Vs. 11 – Paul says that the Gentiles were uncircumcised. Circumcision was a sign in the flesh that you were included in the covenant between God and Abraham. God promised Abraham protection, blessings and a Messiah. Circumcision was the sign in your body that you were part of this promise in your generation. The Idea was that every time you bathed, had bodily functions, or had sex with your wife you were reminded of the promise and of who you were. To be "uncircumcised" then meant that you were separated from God and not part of the promise; it was a curse. For the Jews it was a sign of pride, for the Gentiles a reminder of their ultimate rejection. Gentiles should be grateful that, as members of the church, God had removed this barrier between them and Himself.
Vs. 12a – They were excluded from the commonwealth of Israel. The commonwealth of Israel describes not only the Jewish culture but also the body of true believers who were regarded as God's people. Gentiles were not considered true believers; they were idolaters and pagans. But now, as members of the church and regardless of culture, they could be considered true believers.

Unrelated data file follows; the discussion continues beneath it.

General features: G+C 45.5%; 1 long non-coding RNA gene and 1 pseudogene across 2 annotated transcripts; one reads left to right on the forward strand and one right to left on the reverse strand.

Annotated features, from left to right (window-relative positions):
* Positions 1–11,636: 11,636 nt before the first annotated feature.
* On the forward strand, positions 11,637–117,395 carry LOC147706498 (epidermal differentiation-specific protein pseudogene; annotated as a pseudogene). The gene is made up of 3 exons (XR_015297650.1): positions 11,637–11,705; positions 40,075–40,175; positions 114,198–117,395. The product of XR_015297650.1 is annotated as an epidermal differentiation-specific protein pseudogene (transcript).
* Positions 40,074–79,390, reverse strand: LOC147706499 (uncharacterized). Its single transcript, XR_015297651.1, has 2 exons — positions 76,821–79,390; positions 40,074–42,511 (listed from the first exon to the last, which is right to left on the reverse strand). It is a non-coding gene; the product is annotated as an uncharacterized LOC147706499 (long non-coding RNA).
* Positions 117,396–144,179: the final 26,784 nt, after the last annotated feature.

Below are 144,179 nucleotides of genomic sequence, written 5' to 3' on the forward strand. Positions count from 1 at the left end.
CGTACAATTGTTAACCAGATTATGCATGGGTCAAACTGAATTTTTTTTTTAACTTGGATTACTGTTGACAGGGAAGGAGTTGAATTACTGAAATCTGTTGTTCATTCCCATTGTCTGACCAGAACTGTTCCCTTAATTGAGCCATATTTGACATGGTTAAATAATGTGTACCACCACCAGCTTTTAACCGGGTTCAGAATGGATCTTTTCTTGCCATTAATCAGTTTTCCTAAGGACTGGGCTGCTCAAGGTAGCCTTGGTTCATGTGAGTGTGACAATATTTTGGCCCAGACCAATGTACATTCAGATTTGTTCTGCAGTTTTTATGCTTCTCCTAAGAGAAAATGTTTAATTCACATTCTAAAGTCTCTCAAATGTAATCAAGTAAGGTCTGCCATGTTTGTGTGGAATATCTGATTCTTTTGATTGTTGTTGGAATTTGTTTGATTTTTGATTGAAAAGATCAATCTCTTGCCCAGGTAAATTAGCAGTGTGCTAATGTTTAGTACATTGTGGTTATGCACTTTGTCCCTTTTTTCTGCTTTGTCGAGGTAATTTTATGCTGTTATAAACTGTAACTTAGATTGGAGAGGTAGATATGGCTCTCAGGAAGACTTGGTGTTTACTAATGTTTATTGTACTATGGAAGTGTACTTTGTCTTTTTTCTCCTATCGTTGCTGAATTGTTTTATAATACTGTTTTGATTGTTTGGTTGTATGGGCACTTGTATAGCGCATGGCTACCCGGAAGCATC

Vs. 12b – They were strangers to the Covenants of Promise. They had not been promised anything by God (land, blessings, Messiah); only the Jews had been promised these things. As members of the church however, they had escaped condemnation and suffering.